Montreal started sending Carr down to their AHL affiliate for weekend home games. Then he had emergency elbow surgery for an infection. Then he didn’t play well upon his return. Then came a concussion.

In short, it was a nightmare of a season.

“It was the worst year of hockey ever,” Carr said.

• The 2017-18 campaign began with the death of Carr’s father. He left training camp just before the season began and was assigned to the minors after clearing waivers.

That’s when Laval coach Sylvain Lefebvre, now an assistant with San Diego, stepped in and helped Carr get his career back on track.

“Obviously when you have to mourn a person that is so close to you, it’s never easy,” said Lefebvre, who coached Carr for four seasons with Montreal’s AHL affiliates. “He came back pretty quick. He knew that hockey was his life … and is still his life. He’s doing what his dad always wanted him to do. He’s doing it for his dad.”

Carr scored 11 goals in 20 games for Laval, then was called up when Jonathan Drouin was injured. He had 3 goals and 7 assists in his first nine games and finished with 6 goals and 10 assists in 38 games.

“I was putting up numbers and making plays,” Carr said. “And there were times where you’re the odd man out in the lineup, but I had learned from the year before that you can’t just sit there and pout. You’ve got to work at it. So when I got back in, I’d play well.”

This season and beyond

After Montreal and Carr couldn’t come to terms last off-season, the winger signed a one-year deal with Vegas. And from the outset, he was an absolute machine for the Wolves, scoring 4 goals at Milwaukee on Nov. 7 and finishing with 30 scores and 41 assists in just 52 games.

He suffered a brutal injury on March 5, when San Antonio’s Jordan Nolan delivered a vicious forearm to the head. It cost him the rest of the regular season and the first-round series against Grand Rapids, but the 27-year-old has returned with a vengeance.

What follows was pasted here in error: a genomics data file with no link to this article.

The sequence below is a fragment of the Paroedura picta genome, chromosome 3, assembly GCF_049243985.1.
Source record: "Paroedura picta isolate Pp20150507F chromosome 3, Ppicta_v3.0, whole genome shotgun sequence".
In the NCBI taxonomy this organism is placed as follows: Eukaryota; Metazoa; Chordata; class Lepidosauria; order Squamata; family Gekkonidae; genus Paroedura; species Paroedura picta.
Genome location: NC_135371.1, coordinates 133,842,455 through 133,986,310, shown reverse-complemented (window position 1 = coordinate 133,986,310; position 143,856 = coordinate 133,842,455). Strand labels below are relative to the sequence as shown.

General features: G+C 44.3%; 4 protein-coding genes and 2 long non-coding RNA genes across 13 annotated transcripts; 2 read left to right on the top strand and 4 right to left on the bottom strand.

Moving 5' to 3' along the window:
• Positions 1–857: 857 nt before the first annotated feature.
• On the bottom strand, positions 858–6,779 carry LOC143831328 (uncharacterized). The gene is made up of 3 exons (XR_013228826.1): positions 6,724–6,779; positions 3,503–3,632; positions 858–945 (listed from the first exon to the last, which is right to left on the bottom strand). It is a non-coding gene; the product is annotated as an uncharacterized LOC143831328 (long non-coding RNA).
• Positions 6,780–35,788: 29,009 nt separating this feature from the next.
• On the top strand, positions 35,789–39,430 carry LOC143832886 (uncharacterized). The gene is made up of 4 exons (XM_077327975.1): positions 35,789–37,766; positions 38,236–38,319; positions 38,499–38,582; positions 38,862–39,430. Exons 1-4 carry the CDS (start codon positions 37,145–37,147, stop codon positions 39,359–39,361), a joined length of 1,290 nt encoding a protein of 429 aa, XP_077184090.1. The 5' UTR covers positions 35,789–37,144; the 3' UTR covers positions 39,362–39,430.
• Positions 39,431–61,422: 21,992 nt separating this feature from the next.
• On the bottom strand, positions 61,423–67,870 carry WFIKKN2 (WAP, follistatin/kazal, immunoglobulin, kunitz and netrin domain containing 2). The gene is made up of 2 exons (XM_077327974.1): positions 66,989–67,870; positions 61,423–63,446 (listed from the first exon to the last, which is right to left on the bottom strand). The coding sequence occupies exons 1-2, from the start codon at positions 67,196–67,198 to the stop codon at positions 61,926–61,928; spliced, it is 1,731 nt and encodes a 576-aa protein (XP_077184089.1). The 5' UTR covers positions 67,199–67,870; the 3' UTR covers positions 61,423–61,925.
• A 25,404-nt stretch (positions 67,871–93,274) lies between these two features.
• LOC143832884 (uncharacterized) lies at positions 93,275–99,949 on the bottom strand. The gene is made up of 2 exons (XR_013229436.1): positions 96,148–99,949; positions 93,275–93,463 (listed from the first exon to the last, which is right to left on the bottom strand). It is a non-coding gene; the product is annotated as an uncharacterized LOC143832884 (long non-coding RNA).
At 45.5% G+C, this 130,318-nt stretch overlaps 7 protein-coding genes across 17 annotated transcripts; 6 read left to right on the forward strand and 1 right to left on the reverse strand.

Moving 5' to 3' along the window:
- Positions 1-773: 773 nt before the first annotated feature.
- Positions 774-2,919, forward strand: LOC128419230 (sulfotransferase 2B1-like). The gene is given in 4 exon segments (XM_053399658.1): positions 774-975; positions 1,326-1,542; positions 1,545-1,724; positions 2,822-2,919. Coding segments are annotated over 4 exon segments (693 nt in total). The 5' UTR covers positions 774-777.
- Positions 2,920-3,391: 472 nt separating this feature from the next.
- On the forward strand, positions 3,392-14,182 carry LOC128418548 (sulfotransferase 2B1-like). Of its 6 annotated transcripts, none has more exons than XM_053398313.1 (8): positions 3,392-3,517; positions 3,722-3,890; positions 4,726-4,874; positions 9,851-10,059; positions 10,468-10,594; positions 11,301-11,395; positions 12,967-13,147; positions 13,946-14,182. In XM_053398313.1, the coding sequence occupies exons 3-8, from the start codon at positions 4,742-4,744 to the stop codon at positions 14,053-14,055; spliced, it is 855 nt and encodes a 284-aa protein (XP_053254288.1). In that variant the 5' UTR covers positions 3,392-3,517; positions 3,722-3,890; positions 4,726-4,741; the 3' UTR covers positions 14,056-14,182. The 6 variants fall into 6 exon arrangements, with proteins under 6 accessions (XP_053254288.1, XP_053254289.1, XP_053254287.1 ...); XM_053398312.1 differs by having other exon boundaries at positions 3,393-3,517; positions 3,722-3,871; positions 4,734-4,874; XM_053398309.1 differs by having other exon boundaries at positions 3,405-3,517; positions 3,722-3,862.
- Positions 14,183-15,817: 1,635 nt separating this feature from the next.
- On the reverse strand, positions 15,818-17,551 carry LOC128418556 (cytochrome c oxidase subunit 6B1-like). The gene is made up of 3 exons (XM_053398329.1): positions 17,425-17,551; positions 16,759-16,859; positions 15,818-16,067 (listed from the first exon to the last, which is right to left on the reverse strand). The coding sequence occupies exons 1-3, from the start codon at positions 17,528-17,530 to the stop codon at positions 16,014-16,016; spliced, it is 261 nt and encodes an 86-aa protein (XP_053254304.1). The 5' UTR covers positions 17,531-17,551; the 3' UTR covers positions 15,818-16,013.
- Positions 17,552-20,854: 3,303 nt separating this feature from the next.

“He’s that player that’s like a dog on a bone,” Lefebvre said. “He loves to score goals.”

Carr did just that in Game 1 against the San Diego Gulls on Friday, giving the Wolves a 2-1 lead in the second period by lifting a shot over goalie Jeff Glass’ right shoulder from perhaps five feet away. It was Carr’s third goal of the postseason in his seventh appearance.

Carr’s tenacious, competitive fire is on display every night. He’s nearly impossible to knock off the puck and constantly wins battles against the boards.

He did play six games with the Golden Knights this season, scoring his only goal at the United Center during an 8-3 victory over the Blackhawks on Nov. 27.

“The games he came up and played with us, he played real well,” said Vegas coach Gerard Gallant, who was at the Allstate Arena for Games 1 and 2 against San Diego. “But we have a pretty good roster and there just wasn’t room for him.

“We liked him, he did a good job for us, and it’s unfortunate for him that he didn’t get more opportunity and more games.”

Now, if the soon-to-be unrestricted free agent could just get one more crack at the big time.

“He’s a guy that can help a team,” Lefebvre said. “I’m sure if Vegas was still in the playoffs and they needed a player, he’d be one of the first guys in the conversation.

“You know that he’s going to give his heart and soul to his team. He’s one of those guys that any team wishes they had.”